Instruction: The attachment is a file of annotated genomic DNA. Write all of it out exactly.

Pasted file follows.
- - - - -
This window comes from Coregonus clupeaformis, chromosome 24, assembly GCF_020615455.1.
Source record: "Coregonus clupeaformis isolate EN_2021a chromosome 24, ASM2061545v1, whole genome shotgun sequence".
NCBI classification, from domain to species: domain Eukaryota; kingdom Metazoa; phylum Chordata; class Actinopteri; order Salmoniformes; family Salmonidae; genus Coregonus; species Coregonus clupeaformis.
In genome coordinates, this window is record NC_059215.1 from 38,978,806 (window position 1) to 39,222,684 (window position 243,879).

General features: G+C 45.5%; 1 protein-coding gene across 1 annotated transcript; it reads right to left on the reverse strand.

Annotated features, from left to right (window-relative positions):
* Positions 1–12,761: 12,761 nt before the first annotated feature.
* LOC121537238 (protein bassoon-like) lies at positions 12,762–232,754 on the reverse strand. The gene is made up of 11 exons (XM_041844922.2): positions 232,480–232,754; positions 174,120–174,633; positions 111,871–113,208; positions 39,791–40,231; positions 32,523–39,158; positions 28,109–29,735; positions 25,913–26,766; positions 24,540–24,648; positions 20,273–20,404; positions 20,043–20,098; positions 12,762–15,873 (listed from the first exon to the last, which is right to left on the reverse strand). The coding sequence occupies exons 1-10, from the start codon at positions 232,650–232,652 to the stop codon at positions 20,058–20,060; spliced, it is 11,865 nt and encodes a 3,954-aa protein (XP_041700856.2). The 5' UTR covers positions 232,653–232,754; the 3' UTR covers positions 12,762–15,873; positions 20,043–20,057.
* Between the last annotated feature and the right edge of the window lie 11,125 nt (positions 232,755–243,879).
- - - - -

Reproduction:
This window comes from Coregonus clupeaformis, chromosome 24, assembly GCF_020615455.1.
Source record: "Coregonus clupeaformis isolate EN_2021a chromosome 24, ASM2061545v1, whole genome shotgun sequence".
NCBI classification, from domain to species: domain Eukaryota; kingdom Metazoa; phylum Chordata; class Actinopteri; order Salmoniformes; family Salmonidae; genus Coregonus; species Coregonus clupeaformis.
In genome coordinates, this window is record NC_059215.1 from 38,978,806 (window position 1) to 39,222,684 (window position 243,879).

General features: G+C 45.5%; 1 protein-coding gene across 1 annotated transcript; it reads right to left on the reverse strand.

Annotated features, from left to right (window-relative positions):
* Positions 1–12,761: 12,761 nt before the first annotated feature.
* LOC121537238 (protein bassoon-like) lies at positions 12,762–232,754 on the reverse strand. The gene is made up of 11 exons (XM_041844922.2): positions 232,480–232,754; positions 174,120–174,633; positions 111,871–113,208; positions 39,791–40,231; positions 32,523–39,158; positions 28,109–29,735; positions 25,913–26,766; positions 24,540–24,648; positions 20,273–20,404; positions 20,043–20,098; positions 12,762–15,873 (listed from the first exon to the last, which is right to left on the reverse strand). The coding sequence occupies exons 1-10, from the start codon at positions 232,650–232,652 to the stop codon at positions 20,058–20,060; spliced, it is 11,865 nt and encodes a 3,954-aa protein (XP_041700856.2). The 5' UTR covers positions 232,653–232,754; the 3' UTR covers positions 12,762–15,873; positions 20,043–20,057.
* Between the last annotated feature and the right edge of the window lie 11,125 nt (positions 232,755–243,879).